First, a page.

My Seelenleben Web App
My capstone project
My personal topic
Before starting with the bootcamp, I had no clue what kind of app I wanted to build. I just prayed that I have the right thought on this topic in time. I did eventually, and the idea came from a personal space.
Not sure if you know, but it is estimated that up to 50% of Germany's population is more on the introverted side. Still, at least my feeling is that we live in a quite extraverted world. It just seems to be much more present. Perhaps that's the nature of things. Though, I have to admit, I struggled with it for a long time. Especially as I did not properly learn about introverts and extraverts until late. But when I did, it put so many things in perspective.
So, I realized Seelenleben based on my wish to cultivate increased exchange between those human beings that are more introverted and those more extraverted. The user can easily find out if s/he/* is more on the intro- or extraverted side by going through a list of statements. In the interest of boosting understanding and eventually promote further appreciation, the user additionally has the possibility to note down topics and situations s/he/* would like to discuss. These can be seen by everyone as they fill a database - and eventually, people might find out more about how one reacts in those specified circumstances.
If you like, you can try it yourself in my demo version of the app, just click here: Seelenleben. (Note that it is optimized for mobile usage (iPhone 6/7/8), so please switch your browser to responsive mode, or open the link on your phone.)
My approach to create the app
Creating my Seelenleben app basically was divided into two parts: designing it and programming it.
Scribbles and Wireframes
After noting down my first ideas of what I want to do, at some point it was time to scribble down some frames. I did quite a few versions. However, I found it difficult to draw them in a way that reflects proper paddings, margings, gaps and sizes of the elements. That is why I decided to create my frames with Sketch.
I really liked that - especially as those frames looked like a proper app already. I also used Crystal Sketch Mirror for my Android phone and swiping through the screens (as static as images are), I was proud of it already: not a single line of code written at that stage, but it already felt like an accomplishment.
Bonus: My design was in place. I knew where which element was supposed to go, which colours to use - this seriously made the following work so. much. easier. For real, it's a life changer - Think about design first, then implement it, play around with Flexbox and Grid and everything. (As you can imagine, it didn't mean that I did not change anything at all while working on the code. In the end, it was my app and thought-in-process during that time.)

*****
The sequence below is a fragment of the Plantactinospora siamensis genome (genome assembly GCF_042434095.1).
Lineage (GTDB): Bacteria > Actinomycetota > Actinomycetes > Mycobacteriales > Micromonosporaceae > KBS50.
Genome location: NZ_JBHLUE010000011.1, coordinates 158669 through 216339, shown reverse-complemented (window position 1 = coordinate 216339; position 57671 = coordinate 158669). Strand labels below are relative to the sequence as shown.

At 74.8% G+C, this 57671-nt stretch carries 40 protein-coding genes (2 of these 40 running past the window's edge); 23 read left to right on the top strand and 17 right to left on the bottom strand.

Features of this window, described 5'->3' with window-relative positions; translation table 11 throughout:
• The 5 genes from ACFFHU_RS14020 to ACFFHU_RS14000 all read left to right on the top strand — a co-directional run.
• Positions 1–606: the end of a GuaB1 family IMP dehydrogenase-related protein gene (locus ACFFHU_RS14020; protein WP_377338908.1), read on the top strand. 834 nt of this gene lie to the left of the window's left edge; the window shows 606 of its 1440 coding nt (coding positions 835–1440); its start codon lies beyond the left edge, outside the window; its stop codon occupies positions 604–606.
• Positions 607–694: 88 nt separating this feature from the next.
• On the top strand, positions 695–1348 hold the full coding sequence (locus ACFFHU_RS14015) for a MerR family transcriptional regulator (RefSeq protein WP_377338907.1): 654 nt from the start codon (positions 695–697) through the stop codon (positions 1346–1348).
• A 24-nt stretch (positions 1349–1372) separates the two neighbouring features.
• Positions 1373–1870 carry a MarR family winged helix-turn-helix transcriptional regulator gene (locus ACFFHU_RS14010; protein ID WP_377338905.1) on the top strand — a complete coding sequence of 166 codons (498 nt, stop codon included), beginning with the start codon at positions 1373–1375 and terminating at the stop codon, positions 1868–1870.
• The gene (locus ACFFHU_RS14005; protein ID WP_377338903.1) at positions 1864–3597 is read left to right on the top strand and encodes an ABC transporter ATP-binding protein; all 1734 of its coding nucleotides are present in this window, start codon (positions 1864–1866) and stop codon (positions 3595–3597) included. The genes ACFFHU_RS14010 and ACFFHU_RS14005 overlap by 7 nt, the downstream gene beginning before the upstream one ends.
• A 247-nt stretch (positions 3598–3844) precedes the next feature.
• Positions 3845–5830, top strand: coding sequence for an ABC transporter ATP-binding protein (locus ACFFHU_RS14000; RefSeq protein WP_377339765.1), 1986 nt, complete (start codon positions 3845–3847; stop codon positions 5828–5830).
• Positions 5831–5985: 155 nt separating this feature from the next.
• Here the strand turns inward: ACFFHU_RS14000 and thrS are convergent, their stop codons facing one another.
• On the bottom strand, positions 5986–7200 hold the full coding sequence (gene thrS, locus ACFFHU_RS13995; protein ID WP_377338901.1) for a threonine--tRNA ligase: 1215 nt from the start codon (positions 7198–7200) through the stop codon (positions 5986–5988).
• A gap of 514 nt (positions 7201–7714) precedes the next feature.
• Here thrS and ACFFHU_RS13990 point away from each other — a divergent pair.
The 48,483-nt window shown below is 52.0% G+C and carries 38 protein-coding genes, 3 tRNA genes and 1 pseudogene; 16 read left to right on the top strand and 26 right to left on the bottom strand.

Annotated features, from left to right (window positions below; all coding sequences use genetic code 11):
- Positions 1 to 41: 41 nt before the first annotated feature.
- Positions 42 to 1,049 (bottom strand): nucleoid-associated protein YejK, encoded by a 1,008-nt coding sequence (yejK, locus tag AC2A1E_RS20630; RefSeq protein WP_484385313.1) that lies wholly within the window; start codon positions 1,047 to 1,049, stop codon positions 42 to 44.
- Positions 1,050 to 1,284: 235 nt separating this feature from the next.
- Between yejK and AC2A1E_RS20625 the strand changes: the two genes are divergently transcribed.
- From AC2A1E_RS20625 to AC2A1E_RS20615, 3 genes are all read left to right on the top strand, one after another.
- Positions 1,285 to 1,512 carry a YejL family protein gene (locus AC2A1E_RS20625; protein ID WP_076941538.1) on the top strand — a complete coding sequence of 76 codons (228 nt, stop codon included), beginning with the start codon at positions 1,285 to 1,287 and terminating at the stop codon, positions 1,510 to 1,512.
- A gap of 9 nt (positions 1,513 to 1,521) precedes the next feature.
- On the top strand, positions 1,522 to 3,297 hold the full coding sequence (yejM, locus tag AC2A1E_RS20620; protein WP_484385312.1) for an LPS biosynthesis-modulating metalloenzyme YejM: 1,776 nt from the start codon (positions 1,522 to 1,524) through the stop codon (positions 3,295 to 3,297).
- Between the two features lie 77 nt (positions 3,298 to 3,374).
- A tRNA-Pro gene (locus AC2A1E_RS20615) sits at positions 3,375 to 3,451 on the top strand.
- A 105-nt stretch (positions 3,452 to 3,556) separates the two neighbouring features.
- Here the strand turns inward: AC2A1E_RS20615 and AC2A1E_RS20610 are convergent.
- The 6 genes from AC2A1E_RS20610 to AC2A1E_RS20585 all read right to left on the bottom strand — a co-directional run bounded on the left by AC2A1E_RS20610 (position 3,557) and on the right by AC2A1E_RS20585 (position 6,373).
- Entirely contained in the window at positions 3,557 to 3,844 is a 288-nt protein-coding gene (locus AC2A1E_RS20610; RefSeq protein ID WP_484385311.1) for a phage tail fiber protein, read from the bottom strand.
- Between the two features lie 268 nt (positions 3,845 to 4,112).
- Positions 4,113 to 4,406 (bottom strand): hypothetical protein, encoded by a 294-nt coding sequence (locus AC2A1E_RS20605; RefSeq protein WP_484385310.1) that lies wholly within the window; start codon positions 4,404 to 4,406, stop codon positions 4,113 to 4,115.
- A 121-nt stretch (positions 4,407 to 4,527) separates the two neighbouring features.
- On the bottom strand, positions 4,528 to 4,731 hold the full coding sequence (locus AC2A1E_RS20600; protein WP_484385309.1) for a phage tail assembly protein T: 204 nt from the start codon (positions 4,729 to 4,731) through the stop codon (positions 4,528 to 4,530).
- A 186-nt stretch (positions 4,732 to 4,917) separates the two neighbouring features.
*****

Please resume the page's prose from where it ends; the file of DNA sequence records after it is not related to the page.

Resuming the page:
Scrum and User Stories
As a group, we facilitated Scrum project management with daily stand-ups to keep us up to date about tasks we worked through for each of our apps. I wrote down my user stories in the GitHub board to keep track of the implementation of my features, noting down value statement, description and acceptance critera as well as my tasks to get there. That was quite helpful as I was able to structure my work, stay on track but not get overwhelmed with anything.
My Tech stack
I realized the app with (you guessed it) React. Create-React-App to be precise. Using it for my very own project, figuring out solutions, reading documentations, google, discussing with my "colleagues" and coaches - all of this helped to lift my (at that point still only short-term memory) knowledge of the first two months to a new level.
I loved (still do!) running against obstacles and finding a well-working solution for it. Oh that moment, when the CSS-animation of the scale on the results-page was working. I tried so many different approaches: some didn't work and some worked, well, the wrong way (like, filling up the scale from top to bottom, but I wanted it the other way round!) - until it finally displayed as intended. What a bliss.
Some features didn't make it to the final version. I played around with some animations and libraries, but dismissed them eventually. Like, you know, when something doesn't work as you imagined, but you only find out during implementation? Or the usability doesn't seem to live up to your standards. For example, for the index page I used a different gesture to go through the icons at first, but after creating the swipeable cards with the topics (I used React Use Gesture and react-spring), I felt it was only reasonable if the user can use the same gesture on the first page, too. The other one just didn't feel intuitive.
Writing JSX, creating custom hooks, using prop-types, styled-components, React Router, Storybook, testing with React Testing Library, Jest and (fun!) end-to-end with Cypress - I was able to try, fail, and conquer on a wide variety of topics.
And I didn't yet mention the implementation of Database and Hosting with Firebase. Oh, and LocalStorage - that was giving some headache and I was relieved when it finally was working.
All in all, I am still pretty happy with the outcome. Not only with the outcome, but also with the process. Building this app helped me to understand topics better, which at first were a "heard it but don't get it" kinda thing (you know? Things you have to take for granted at first, until you build an understanding to actually grasp it?).
I like React. I think it is powerful. And, as of today, made it relatively easy for me to work with Gatsby and React Native. It's something I want to continue, there's more to come... and as you know...
The future is bright.
NB: I kinda do unpaid advertising here. I don't get anything for it. It's just part of my story.